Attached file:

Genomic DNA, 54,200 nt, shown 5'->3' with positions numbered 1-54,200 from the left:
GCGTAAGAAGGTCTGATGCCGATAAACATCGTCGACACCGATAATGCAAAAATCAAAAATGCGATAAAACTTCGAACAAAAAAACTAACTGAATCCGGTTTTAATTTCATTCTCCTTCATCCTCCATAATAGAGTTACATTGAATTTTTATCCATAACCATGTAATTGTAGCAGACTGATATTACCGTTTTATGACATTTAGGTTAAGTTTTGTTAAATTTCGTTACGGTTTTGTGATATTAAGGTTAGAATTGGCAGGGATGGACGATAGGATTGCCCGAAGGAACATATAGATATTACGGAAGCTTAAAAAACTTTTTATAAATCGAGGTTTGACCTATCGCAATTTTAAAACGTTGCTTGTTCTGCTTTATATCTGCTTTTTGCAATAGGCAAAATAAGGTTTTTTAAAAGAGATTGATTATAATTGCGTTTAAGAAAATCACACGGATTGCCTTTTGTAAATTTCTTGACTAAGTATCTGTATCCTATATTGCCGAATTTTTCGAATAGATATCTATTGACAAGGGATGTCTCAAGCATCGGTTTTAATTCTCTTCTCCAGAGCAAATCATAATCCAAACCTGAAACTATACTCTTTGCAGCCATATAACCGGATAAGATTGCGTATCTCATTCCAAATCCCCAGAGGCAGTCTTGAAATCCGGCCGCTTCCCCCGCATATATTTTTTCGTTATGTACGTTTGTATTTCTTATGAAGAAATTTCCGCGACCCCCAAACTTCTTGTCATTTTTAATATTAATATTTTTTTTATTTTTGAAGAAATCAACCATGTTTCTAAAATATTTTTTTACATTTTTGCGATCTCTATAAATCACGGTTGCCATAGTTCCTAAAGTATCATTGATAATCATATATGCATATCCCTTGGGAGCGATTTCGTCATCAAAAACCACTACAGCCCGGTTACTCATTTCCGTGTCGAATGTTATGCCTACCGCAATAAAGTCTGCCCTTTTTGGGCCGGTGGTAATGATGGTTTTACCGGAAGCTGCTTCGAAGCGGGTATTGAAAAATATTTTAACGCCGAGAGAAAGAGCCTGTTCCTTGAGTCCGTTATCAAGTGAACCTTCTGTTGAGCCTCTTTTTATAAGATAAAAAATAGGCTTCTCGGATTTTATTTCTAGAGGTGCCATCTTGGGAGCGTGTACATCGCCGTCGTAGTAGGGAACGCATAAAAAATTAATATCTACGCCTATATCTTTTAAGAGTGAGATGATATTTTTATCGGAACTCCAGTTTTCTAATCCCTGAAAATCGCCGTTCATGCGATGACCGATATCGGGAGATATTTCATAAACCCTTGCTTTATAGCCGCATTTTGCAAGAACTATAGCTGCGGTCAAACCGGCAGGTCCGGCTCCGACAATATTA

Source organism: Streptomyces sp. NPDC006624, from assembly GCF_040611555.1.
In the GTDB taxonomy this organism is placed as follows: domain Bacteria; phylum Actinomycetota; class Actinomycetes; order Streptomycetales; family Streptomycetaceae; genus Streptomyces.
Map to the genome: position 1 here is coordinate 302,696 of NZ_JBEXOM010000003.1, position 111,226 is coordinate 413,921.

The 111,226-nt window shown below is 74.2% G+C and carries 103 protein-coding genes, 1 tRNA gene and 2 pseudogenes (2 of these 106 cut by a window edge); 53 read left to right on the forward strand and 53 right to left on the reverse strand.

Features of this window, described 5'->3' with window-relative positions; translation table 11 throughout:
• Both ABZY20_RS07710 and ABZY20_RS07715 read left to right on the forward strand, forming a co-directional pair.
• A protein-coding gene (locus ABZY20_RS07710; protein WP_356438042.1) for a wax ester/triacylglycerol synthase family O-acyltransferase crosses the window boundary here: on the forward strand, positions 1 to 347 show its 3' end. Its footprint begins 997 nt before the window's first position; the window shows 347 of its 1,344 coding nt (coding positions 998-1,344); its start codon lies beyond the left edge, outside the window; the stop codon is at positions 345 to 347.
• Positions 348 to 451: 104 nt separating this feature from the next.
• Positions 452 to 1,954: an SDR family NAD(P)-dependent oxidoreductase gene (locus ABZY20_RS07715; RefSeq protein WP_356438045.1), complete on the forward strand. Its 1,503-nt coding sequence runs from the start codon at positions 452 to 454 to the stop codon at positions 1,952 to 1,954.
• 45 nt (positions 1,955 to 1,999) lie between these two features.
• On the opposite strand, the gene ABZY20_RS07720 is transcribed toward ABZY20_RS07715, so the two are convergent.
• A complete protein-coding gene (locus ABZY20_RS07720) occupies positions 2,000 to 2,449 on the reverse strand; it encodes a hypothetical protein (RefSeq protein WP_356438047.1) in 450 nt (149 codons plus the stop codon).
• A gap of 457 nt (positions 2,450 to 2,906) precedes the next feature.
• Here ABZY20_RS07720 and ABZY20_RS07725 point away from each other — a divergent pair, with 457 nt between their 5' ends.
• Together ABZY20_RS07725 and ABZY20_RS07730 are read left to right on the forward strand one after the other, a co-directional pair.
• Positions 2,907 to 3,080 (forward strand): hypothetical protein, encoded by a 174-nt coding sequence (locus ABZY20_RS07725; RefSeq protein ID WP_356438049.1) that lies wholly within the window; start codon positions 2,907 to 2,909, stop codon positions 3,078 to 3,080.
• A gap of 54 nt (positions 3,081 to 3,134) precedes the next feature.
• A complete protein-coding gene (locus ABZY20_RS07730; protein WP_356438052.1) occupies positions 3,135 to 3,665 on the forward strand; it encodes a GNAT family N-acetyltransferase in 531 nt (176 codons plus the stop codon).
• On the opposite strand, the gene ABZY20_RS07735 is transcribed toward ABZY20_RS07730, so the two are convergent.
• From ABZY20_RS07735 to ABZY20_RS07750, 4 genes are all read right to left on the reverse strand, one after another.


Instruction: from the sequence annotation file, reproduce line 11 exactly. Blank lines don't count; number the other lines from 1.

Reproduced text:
• Positions 452 to 1,954: an SDR family NAD(P)-dependent oxidoreductase gene (locus ABZY20_RS07715; RefSeq protein WP_356438045.1), complete on the forward strand. Its 1,503-nt coding sequence runs from the start codon at positions 452 to 454 to the stop codon at positions 1,952 to 1,954.